The direct and indirect impact of certified green building materials
As we’ve detailed in an earlier blog, the use of green building materials significantly contributes to sustainable construction. It’s with reason that building materials manufacturers are increasingly investing in the acquisition of material certifications — like Cradle to Cradle — for their products. But how a certified material contributes to green construction differs: its impact may be direct, or indirect. In this blog, we aim to explain this difference.
The direct impact of certified green building materials on green building labels
A high level of commitment to sustainable construction is demonstrated through the acquisition of green building labels. And certified green building materials like Cradle to Cradle products directly impact this acquisition, in some cases. For instance, green building certification systems like the DGNB and LEED allow you to earn green building labels points directly for using certified building materials. Read this whitepaper to learn more.
When architects select their materials, they are therefore advised to investigate the sustainable properties and certifications of materials.
But what if certified materials do not contribute to a green building label directly? In case you work with a green building certification system that doesn’t provide green construction points for certified material usage, are green building materials not relevant? Luckily, that’s not the case. Quite the opposite is true.
The indirect impact of certified green building materials on green building labels
Certified products also help in acquiring a green building label in an indirect manner. Here is how it works: Materials manufacturers have to make tremendous efforts to create products that are rewarded with a certified material label, like Cradle to Cradle, for instance. This effort translates into applying production processes that significantly minimise the environmental impact involved in creating the material.
The effect of these efforts is measured in a Life Cycle Analysis (LCA): it calculates the negative impact of the product on the environment. Think about carbon footprint, ozone layer depletion, and three or four other effects.
Let’s use Mosa tiles as an example: what’s the carbon footprint for digging out the clay, transporting the raw materials to the factory, producing the tiles, transporting them to the project location, installing the tiles, cleaning the tiles during use, and eventually deconstructing the tiles?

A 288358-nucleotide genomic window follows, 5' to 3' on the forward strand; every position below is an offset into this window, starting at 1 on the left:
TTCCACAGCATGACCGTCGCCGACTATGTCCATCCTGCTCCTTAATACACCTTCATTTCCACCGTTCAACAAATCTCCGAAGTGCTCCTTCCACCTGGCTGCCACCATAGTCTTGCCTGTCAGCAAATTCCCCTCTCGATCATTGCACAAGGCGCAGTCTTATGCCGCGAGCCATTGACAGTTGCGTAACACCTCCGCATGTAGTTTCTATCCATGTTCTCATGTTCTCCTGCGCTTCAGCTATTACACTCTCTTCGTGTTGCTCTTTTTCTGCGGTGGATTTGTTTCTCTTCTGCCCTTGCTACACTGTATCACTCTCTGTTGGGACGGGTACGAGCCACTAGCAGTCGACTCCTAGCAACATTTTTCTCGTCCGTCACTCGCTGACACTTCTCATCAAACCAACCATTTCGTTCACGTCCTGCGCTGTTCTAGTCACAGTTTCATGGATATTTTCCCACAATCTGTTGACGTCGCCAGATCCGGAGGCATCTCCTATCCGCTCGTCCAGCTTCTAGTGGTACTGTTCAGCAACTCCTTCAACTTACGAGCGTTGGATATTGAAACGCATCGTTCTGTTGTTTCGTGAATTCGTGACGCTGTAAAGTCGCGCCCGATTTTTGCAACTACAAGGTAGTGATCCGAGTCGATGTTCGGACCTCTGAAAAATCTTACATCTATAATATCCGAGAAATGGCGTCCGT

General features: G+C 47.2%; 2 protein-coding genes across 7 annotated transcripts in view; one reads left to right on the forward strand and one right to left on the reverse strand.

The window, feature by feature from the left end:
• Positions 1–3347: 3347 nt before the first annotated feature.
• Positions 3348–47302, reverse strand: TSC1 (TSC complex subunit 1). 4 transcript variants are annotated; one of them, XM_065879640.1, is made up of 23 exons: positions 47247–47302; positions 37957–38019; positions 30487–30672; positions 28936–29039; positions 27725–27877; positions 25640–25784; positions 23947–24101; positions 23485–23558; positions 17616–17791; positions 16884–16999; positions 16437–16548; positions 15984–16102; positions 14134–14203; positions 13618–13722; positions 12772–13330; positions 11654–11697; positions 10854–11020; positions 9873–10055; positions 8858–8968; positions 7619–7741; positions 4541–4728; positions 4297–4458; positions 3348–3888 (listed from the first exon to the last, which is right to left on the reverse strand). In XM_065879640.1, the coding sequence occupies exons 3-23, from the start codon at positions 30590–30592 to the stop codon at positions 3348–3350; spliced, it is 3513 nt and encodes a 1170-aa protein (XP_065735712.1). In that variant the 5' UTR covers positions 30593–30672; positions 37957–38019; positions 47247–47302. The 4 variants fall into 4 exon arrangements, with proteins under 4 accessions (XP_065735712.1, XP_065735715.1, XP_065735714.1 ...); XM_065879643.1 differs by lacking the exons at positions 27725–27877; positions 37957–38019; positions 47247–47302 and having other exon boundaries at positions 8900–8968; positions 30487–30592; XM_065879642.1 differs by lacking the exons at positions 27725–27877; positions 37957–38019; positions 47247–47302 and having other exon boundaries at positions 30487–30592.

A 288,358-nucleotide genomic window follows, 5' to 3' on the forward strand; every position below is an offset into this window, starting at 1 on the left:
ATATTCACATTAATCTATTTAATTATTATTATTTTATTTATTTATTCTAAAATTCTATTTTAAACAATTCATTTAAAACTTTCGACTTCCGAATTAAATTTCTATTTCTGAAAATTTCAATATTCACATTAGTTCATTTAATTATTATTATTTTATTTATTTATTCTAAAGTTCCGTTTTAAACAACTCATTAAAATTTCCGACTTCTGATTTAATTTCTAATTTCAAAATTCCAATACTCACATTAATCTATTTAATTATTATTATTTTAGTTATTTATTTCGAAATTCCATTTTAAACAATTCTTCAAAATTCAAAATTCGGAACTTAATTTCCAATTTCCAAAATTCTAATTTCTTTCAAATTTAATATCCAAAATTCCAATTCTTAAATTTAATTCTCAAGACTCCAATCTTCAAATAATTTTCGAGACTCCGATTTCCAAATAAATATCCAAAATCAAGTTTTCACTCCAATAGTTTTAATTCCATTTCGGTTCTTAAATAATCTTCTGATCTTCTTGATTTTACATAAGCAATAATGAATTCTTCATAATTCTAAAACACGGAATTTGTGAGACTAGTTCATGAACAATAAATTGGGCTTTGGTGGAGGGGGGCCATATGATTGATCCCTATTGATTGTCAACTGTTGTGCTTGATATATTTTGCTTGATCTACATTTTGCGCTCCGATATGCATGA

The numbers generated from these types of analysis are described in an environmental product declaration (EPD). The same numbers are also often used in databases for sustainable materials, like the DGNB navigator, the Swedish BVB, Sundahus and Basta, or the Dutch Nationale Milieu Database.
With building materials and their contribution to green building labels, it all comes down to costs. Costs generated by the negative impact of a unit of products on the environment that is, in some systems also called “shadow costs”. The numbers are generated to illustrate that the costs are significantly lower for sustainable building materials than for building materials that are not sustainable.
So even though green building label points do not get directly attributed to the use of certified materials at some green building certification systems, like breeam, they still contribute to a green building label indirectly.
How? Simply because of its usage. The fact that a material produced at low environmental costs is used in a building justifies its contribution to a green building label. In most cases, however, green building label certification systems do offer direct green building label points for the usage of certified materials. One of those green label certification systems is the German DGNB — one of the more authoritative green building label institutes around. If you would like to learn more about green building labels like the DGNB, we recommend our whitepaper on the topic.
The whitepaper informs you about the importance and applications of green building labels, how they help architects grow, and even how to get green building certified. Download a copy of the whitepaper here for free.